The castle was supposedly built during the rule of Maria Theresa, and the baroque building was already restored in 1821. In the 18th century the castle belonged to the Teleki family, its most famous lord having been count Teleki Sándor, writer and military general from '48, who took over the estate in 1845.
In 1846-47, the „wild count” received the famous writer of that age, Petőfi Sándor, on three separate occasions at this estate. Of these „visits”, the most memorable one was from the 9th of September until the 19th of October, 1847. It was at this time and in this place that the young writer spent his honeymoon with his wife, Szendrey Júlia, while also enriching Hungarian literature with 28 more poems. Most of these were written on the stone table under the dogwood, now called Petőfi's dogwood. Teleki Sándor requested to be buried under this same tree and it was done so.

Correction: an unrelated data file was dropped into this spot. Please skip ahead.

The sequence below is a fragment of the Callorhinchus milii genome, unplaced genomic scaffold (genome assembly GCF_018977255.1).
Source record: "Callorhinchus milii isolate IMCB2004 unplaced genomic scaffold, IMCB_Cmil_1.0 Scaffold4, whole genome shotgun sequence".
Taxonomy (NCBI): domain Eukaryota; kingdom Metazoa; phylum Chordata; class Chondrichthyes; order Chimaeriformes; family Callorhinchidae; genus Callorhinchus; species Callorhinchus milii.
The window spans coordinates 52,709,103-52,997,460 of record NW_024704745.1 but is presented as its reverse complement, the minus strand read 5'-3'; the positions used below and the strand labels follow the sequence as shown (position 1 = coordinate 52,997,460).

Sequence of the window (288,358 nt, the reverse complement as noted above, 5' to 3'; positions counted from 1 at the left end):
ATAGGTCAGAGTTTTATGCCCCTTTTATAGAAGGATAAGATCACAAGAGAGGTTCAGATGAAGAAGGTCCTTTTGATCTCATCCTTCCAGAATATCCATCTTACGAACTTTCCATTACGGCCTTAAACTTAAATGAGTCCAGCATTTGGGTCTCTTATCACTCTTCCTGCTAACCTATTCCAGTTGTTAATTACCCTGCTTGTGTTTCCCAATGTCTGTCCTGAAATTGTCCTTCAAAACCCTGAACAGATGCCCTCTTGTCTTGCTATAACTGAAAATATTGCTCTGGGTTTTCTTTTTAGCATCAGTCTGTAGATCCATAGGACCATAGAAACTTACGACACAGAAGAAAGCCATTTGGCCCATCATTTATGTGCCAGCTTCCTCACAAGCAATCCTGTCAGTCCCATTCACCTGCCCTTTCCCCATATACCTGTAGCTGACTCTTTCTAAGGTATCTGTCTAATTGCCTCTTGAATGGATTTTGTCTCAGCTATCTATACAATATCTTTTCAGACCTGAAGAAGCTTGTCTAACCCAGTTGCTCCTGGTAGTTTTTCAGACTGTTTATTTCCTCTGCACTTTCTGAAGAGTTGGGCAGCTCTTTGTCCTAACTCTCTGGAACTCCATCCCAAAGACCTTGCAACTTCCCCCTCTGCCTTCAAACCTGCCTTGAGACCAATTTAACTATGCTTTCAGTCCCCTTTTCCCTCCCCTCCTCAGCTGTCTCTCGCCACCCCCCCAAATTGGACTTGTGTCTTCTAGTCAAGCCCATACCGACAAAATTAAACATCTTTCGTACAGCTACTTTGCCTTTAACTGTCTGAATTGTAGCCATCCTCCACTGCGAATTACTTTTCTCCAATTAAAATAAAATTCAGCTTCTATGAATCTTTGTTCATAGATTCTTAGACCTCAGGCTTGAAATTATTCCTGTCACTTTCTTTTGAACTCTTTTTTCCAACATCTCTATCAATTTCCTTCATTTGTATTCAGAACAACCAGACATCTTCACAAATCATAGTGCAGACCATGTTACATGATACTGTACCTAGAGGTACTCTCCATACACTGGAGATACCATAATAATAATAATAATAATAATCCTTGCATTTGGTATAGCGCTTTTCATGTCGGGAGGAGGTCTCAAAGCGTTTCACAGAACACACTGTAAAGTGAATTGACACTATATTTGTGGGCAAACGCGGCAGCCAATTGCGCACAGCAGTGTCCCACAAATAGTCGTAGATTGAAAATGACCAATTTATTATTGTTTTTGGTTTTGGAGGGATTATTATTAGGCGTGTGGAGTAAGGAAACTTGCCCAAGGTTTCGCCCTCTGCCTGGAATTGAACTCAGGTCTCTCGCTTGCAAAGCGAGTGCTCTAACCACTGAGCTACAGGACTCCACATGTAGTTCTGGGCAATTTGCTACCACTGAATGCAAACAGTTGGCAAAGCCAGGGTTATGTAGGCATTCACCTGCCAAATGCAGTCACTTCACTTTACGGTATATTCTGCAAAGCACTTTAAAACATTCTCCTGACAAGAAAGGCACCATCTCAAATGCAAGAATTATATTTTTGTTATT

Jókai Mór writes of the castle thus: 'At first entrance, one finds himself surprised at the grand oil paintings which cover the walls of the rooms from top to bottom. The masterpieces of Bronzino, Saleruo Andrea, Guido Reni, Gerardo de la Nosse, Salvator Rosa, Artemisi, Gentileschi, Giordano Luca (glass painter), Pauji, Ribeyras, Solimene, Marko, Velasquez, Murillo, Tiepulo, Delamonica, Pagliano Palini and many others were collected here by Teleki Sándor on his travels around the world, some for a bargain at flea-market, some acquired at a hefty price.'
The count's inheritors took care of the castle and its maintenance until 1936, but were forced to leave both the castle and the village because of the changing political landscape. After WW2 it was inhabited by refugees and its furniture was carried away by locals. After its nationalisation the romantic spiral staircase and a few walls were demolished, and their space was converted into a casino under the guise of restoration. At the same time, the workers union used the castle as storage and office space. It was later transformed into a school. A school and kindergarden still function on the groundfloor to this day. It was the idea of the family's loyal coachman, Sebők Mihály, to establish a museum within the castle. The Teleki-Petőfi Museum is now open for visitors.